Reading Skills Pyramid
Learning to read is an exciting time for children and their families. While thrilled by their children’s emerging literacy and reading skills, many parents are surprised to find that reading is not automatic and that, regardless of family background, children require support in learning to read and developing strong reading skills.
Parents should be highly involved in every step of the reading pyramid by:
- Providing high quality educational materials
- Establishing a pattern of daily reading
- Creating a rich language environment
- Discussing your child’s progress with teachers and following up on their recommendations
The Reading Skills Pyramid
The Reading Skills Pyramid visually depicts the patterns of concept acquisition that children follow in becoming successful readers up through third grade. We recommend a high level of parent involvement in this process by providing high quality educational materials, establishing a pattern of daily reading, creating a rich language environment, and discussing your child’s progress with teachers and following up on their recommendations. While most children follow the same sequence of acquiring literacy skills, they do so at their own pace. All children are different: if you have questions or concerns about your child’s progress in reading, contact his or her teacher.
The “What Works?” Report found that the five key areas in learning to read are phonemic awareness, phonics, comprehension, vocabulary, and fluency.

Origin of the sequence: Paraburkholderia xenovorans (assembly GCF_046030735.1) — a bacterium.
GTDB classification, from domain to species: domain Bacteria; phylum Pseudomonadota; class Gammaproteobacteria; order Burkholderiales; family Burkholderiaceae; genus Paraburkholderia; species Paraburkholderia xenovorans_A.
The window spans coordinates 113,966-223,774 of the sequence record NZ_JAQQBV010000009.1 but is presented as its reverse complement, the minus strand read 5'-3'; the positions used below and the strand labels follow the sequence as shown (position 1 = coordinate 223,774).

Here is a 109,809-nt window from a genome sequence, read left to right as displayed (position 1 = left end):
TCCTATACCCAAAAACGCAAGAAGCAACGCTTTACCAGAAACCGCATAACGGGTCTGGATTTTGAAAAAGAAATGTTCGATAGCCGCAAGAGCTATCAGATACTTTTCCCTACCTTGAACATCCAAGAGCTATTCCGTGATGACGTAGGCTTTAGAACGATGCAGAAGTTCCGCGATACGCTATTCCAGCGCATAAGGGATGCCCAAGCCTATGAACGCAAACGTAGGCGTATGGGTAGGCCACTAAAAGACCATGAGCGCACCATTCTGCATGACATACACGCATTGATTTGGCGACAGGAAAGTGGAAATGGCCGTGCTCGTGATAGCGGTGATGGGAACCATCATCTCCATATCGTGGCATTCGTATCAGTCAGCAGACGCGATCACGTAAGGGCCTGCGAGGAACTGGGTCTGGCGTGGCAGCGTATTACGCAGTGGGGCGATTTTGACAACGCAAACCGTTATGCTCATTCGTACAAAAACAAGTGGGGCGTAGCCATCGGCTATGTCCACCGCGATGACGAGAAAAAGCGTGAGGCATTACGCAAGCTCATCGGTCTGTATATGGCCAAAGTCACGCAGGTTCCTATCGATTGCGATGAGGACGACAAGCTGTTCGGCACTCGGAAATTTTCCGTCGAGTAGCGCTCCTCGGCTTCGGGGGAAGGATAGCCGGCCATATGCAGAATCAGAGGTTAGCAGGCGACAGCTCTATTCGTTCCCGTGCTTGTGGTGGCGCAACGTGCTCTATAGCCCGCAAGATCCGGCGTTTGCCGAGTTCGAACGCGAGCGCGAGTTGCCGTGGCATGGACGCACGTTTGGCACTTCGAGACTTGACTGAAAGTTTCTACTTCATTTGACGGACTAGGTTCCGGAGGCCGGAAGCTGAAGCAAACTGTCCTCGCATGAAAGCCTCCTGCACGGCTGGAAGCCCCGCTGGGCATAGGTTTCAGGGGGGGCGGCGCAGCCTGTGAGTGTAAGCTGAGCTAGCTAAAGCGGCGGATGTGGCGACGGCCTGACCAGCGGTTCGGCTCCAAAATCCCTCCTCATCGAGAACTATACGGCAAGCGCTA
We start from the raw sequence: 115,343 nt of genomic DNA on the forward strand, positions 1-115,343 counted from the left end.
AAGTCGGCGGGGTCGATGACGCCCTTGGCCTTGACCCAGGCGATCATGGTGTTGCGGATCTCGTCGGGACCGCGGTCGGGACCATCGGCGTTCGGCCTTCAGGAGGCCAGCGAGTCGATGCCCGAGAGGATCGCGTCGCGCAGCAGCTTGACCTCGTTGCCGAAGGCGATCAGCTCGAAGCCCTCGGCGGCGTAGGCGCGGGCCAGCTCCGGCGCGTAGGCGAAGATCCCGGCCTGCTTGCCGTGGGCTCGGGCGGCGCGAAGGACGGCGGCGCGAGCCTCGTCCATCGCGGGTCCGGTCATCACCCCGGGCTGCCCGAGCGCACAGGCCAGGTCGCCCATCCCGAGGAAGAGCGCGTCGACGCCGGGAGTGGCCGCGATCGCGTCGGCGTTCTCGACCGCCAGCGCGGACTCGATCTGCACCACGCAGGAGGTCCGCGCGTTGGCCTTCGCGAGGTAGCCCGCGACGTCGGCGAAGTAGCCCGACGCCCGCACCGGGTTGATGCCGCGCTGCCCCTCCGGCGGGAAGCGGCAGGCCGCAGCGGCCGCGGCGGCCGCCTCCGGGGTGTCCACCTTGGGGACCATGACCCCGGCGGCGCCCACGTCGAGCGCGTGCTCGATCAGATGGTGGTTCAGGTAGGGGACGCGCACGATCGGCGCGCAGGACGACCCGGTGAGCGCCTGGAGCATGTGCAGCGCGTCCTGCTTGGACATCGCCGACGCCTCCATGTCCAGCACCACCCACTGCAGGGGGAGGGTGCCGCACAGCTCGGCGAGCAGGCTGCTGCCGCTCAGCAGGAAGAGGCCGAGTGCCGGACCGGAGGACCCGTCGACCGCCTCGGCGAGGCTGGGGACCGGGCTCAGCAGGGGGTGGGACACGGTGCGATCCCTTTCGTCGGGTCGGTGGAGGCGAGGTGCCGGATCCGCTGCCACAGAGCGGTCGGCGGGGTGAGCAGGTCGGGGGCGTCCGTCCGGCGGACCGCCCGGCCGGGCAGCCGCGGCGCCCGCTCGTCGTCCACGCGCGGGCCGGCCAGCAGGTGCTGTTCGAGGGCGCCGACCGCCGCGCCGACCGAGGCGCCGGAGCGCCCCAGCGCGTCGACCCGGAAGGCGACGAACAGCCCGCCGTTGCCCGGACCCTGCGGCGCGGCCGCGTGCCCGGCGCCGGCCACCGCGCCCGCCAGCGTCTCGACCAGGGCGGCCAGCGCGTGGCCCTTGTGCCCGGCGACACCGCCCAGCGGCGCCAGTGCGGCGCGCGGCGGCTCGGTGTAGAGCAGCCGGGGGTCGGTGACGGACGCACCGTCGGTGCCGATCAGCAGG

Develop phonemic awareness and letter-sounds
Research shows that children who develop phonemic awareness and letter-sound knowledge early on are more likely to be strong, successful readers. Children build this first skill of the reading pyramid by reading aloud, practicing nursery rhymes, and playing letter and word games. Tutoring or structured computer programs can also effectively reinforce these skills. Learn more on our Phonemic Awareness page.
Developing Phonics Skills
Although reading skill acquisition isn’t always sequential, there is a basic order in which the components of reading are usually taught. A learner must first have the ability to think and work with individual sounds (phonemes) and recognize the relationship between letters and their sounds (graphemes) to then learn how to decode words (phonics). Learn more on our Phonics Curriculum page.
Reading Fluency – Automatic Decoding
The third component of the reading skills pyramid and the bridge between foundational reading and higher-level reading is reading fluency. Effective reading instruction in the foundational reading components will prepare fluent readers for vocabulary acquisition and comprehension. Read more on our Reading Fluency page.
True comprehension of what is being read cannot happen without the component of vocabulary knowledge. Vocabulary support should involve meaningful context where children can connect unfamiliar words with words they have already mastered. Explicit instruction in vocabulary has shown to have remarkable benefits for young readers. Discover more on our Vocabulary Development page.
Reading Comprehension, understanding what you read
Understanding what is being read is at the heart of reading success. Comprehension strategies provide readers with the tools to turn text into information they can use. Although it is a complex skill, it is a vital one that they will apply to almost every area of their future school career as well as throughout their life and career. Find out more on our Reading Comprehension page.